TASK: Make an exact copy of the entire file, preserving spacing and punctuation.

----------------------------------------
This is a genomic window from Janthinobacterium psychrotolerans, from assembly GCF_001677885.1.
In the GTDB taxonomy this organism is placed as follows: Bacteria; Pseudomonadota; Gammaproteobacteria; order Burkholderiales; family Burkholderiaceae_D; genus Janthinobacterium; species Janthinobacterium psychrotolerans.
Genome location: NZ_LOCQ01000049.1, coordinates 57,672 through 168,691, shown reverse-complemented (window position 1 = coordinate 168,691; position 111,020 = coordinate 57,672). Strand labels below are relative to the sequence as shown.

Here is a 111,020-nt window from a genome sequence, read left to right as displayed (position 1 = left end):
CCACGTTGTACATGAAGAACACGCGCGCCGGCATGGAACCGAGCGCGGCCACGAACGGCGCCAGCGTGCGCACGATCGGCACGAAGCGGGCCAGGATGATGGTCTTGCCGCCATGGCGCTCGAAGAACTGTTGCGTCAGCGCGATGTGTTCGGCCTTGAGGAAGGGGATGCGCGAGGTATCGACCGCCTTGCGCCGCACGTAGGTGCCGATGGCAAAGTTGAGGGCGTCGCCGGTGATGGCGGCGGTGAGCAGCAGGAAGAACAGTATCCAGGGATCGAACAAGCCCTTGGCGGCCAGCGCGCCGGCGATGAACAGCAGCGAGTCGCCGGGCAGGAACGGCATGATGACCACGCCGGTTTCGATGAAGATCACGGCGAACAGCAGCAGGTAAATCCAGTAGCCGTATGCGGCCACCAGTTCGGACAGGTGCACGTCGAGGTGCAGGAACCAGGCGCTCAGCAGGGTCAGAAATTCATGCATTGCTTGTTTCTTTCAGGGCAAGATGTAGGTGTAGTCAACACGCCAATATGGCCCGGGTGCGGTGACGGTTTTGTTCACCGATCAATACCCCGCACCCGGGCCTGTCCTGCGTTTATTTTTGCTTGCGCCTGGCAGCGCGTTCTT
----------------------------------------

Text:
This is a genomic window from Janthinobacterium psychrotolerans, from assembly GCF_001677885.1.
In the GTDB taxonomy this organism is placed as follows: Bacteria; Pseudomonadota; Gammaproteobacteria; order Burkholderiales; family Burkholderiaceae_D; genus Janthinobacterium; species Janthinobacterium psychrotolerans.
Genome location: NZ_LOCQ01000049.1, coordinates 57,672 through 168,691, shown reverse-complemented (window position 1 = coordinate 168,691; position 111,020 = coordinate 57,672). Strand labels below are relative to the sequence as shown.

Here is a 111,020-nt window from a genome sequence, read left to right as displayed (position 1 = left end):
CCACGTTGTACATGAAGAACACGCGCGCCGGCATGGAACCGAGCGCGGCCACGAACGGCGCCAGCGTGCGCACGATCGGCACGAAGCGGGCCAGGATGATGGTCTTGCCGCCATGGCGCTCGAAGAACTGTTGCGTCAGCGCGATGTGTTCGGCCTTGAGGAAGGGGATGCGCGAGGTATCGACCGCCTTGCGCCGCACGTAGGTGCCGATGGCAAAGTTGAGGGCGTCGCCGGTGATGGCGGCGGTGAGCAGCAGGAAGAACAGTATCCAGGGATCGAACAAGCCCTTGGCGGCCAGCGCGCCGGCGATGAACAGCAGCGAGTCGCCGGGCAGGAACGGCATGATGACCACGCCGGTTTCGATGAAGATCACGGCGAACAGCAGCAGGTAAATCCAGTAGCCGTATGCGGCCACCAGTTCGGACAGGTGCACGTCGAGGTGCAGGAACCAGGCGCTCAGCAGGGTCAGAAATTCATGCATTGCTTGTTTCTTTCAGGGCAAGATGTAGGTGTAGTCAACACGCCAATATGGCCCGGGTGCGGTGACGGTTTTGTTCACCGATCAATACCCCGCACCCGGGCCTGTCCTGCGTTTATTTTTGCTTGCGCCTGGCAGCGCGTTCTT